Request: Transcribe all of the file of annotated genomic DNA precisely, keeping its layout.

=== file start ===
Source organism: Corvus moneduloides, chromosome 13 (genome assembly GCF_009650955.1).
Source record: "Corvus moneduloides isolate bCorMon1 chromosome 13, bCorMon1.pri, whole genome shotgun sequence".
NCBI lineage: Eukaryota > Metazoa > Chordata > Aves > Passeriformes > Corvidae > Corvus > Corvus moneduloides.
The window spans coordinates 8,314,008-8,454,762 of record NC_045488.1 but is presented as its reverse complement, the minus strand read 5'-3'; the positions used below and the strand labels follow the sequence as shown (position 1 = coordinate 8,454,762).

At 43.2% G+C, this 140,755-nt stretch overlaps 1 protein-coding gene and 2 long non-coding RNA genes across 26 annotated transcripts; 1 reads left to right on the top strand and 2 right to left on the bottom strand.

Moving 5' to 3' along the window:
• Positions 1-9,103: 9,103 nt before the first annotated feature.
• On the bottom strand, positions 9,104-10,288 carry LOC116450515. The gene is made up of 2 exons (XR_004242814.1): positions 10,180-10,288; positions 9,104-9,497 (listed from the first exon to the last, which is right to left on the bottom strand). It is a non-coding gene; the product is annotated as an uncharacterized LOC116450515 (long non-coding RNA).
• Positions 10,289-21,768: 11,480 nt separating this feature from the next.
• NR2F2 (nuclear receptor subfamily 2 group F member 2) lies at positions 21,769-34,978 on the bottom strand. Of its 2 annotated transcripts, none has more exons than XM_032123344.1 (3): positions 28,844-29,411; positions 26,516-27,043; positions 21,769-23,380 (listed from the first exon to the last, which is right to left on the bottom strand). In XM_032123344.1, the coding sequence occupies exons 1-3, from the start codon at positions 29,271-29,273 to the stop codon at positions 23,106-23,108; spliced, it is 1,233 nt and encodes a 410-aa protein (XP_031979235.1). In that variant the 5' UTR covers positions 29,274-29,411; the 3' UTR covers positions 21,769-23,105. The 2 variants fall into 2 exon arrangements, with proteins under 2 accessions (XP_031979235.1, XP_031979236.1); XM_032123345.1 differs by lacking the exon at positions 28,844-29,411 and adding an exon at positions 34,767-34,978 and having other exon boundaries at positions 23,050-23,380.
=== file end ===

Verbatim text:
Source organism: Corvus moneduloides, chromosome 13 (genome assembly GCF_009650955.1).
Source record: "Corvus moneduloides isolate bCorMon1 chromosome 13, bCorMon1.pri, whole genome shotgun sequence".
NCBI lineage: Eukaryota > Metazoa > Chordata > Aves > Passeriformes > Corvidae > Corvus > Corvus moneduloides.
The window spans coordinates 8,314,008-8,454,762 of record NC_045488.1 but is presented as its reverse complement, the minus strand read 5'-3'; the positions used below and the strand labels follow the sequence as shown (position 1 = coordinate 8,454,762).

At 43.2% G+C, this 140,755-nt stretch overlaps 1 protein-coding gene and 2 long non-coding RNA genes across 26 annotated transcripts; 1 reads left to right on the top strand and 2 right to left on the bottom strand.

Moving 5' to 3' along the window:
• Positions 1-9,103: 9,103 nt before the first annotated feature.
• On the bottom strand, positions 9,104-10,288 carry LOC116450515. The gene is made up of 2 exons (XR_004242814.1): positions 10,180-10,288; positions 9,104-9,497 (listed from the first exon to the last, which is right to left on the bottom strand). It is a non-coding gene; the product is annotated as an uncharacterized LOC116450515 (long non-coding RNA).
• Positions 10,289-21,768: 11,480 nt separating this feature from the next.
• NR2F2 (nuclear receptor subfamily 2 group F member 2) lies at positions 21,769-34,978 on the bottom strand. Of its 2 annotated transcripts, none has more exons than XM_032123344.1 (3): positions 28,844-29,411; positions 26,516-27,043; positions 21,769-23,380 (listed from the first exon to the last, which is right to left on the bottom strand). In XM_032123344.1, the coding sequence occupies exons 1-3, from the start codon at positions 29,271-29,273 to the stop codon at positions 23,106-23,108; spliced, it is 1,233 nt and encodes a 410-aa protein (XP_031979235.1). In that variant the 5' UTR covers positions 29,274-29,411; the 3' UTR covers positions 21,769-23,105. The 2 variants fall into 2 exon arrangements, with proteins under 2 accessions (XP_031979235.1, XP_031979236.1); XM_032123345.1 differs by lacking the exon at positions 28,844-29,411 and adding an exon at positions 34,767-34,978 and having other exon boundaries at positions 23,050-23,380.